On 10 October 2014 I wrote about the new Code of Guidance, prepared by the College of Policing on the use of stop and search powers.
The use of the new Code, called Best Use of Stop and Search, went live on 1 December 2014. It is a voluntary scheme, but one to which all police forces in England and Wales have signed up. It is designed to ensure the police take a more intelligence-led approach to using these powers, and that they are only used when necessary. Adoption of the code is seen as part of a range of measures designed to contribute to a reduction in the overall use of stop and search, lead to better and more intelligence-led stop and searches and more effective outcomes.
Initially only thirty-five forces were fully implementing the Scheme, City of London, Derbyshire, South Yorkshire, Greater Manchester Police, Lincolnshire, South Wales and Dorset police came full on board in April 2015. Key elements of the scheme are that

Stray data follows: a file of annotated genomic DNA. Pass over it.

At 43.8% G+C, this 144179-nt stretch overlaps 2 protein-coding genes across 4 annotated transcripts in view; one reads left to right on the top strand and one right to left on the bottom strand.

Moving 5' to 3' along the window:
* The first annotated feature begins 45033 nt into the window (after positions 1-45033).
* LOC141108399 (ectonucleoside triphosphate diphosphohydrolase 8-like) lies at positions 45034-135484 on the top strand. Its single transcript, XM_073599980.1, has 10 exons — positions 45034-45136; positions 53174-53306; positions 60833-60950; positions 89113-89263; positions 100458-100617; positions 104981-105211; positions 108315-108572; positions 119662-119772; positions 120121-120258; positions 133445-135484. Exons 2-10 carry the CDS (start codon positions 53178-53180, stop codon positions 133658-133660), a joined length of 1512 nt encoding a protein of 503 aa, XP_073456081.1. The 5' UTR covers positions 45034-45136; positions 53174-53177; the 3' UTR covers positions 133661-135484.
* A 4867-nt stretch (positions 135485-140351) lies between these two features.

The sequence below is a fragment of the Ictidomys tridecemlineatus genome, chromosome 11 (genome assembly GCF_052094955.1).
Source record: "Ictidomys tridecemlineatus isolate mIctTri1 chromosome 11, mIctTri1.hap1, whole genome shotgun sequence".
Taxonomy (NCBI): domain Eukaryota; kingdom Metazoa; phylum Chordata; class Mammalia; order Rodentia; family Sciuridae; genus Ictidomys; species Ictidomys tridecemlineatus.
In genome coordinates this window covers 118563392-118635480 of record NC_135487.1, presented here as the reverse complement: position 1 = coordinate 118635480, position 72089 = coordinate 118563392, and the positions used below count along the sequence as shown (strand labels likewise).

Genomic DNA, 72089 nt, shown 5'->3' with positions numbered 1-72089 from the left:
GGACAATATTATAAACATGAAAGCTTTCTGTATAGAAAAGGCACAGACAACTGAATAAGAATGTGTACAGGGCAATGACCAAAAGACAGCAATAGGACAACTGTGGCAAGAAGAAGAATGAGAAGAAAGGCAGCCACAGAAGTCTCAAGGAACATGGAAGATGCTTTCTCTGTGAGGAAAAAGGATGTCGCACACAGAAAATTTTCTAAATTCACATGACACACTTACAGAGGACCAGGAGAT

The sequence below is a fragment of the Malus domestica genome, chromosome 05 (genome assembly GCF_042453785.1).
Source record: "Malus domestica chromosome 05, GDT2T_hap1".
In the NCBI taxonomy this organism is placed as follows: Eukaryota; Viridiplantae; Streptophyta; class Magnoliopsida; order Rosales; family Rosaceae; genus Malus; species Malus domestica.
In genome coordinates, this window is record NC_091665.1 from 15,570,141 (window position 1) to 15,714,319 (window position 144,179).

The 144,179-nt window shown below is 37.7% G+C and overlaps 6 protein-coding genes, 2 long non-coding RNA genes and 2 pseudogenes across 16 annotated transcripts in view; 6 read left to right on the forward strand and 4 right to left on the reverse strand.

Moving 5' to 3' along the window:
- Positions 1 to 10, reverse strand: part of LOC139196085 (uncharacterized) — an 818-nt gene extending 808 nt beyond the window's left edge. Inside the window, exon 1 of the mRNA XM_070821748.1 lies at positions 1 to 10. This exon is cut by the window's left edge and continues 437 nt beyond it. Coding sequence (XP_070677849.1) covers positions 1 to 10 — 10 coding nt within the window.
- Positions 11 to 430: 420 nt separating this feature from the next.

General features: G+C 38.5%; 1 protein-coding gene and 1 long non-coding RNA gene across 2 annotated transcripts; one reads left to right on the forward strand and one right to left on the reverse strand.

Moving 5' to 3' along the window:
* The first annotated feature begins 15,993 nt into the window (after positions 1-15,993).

- Forces will publish their stop and search outcomes on http://data.police.uk/data/stop-and-search/, This allows members of the public to see how their force is using these powers
- Forces can now arrange for members of the public to accompany officers on patrol, so they can see how the police use stop and search
- Where a force receives a large volume of complaints on the use of stop and search, that force will explain to their local community scrutiny group how it is using the powers
- Forces should reduce the number of stop and searches where there are no reasonable grounds for suspicion.
In August 2015, it was announced that policed forces would be publishing further data on how they use these powers.This means that members of the public can see the number of stop and searches, the outcomes and the proportion of these outcomes that were linked to the purpose of the search in any given police area. The data also provide a breakdown of the ethnicity and age of people stopped and searched and the time of day stops are carried out on a monthly basis.
Currently 25 forces also publish their stop and search data on the crime maps on this site. This allows residents in these areas to see where stop and searches take place, and view details about the stop and search including the reason and outcome.
The data are available at http://data.police.uk/data/stop-and-search/
At present the data is presented in a rather raw spreadsheet format. A more narrative account would make for easier reading of the data.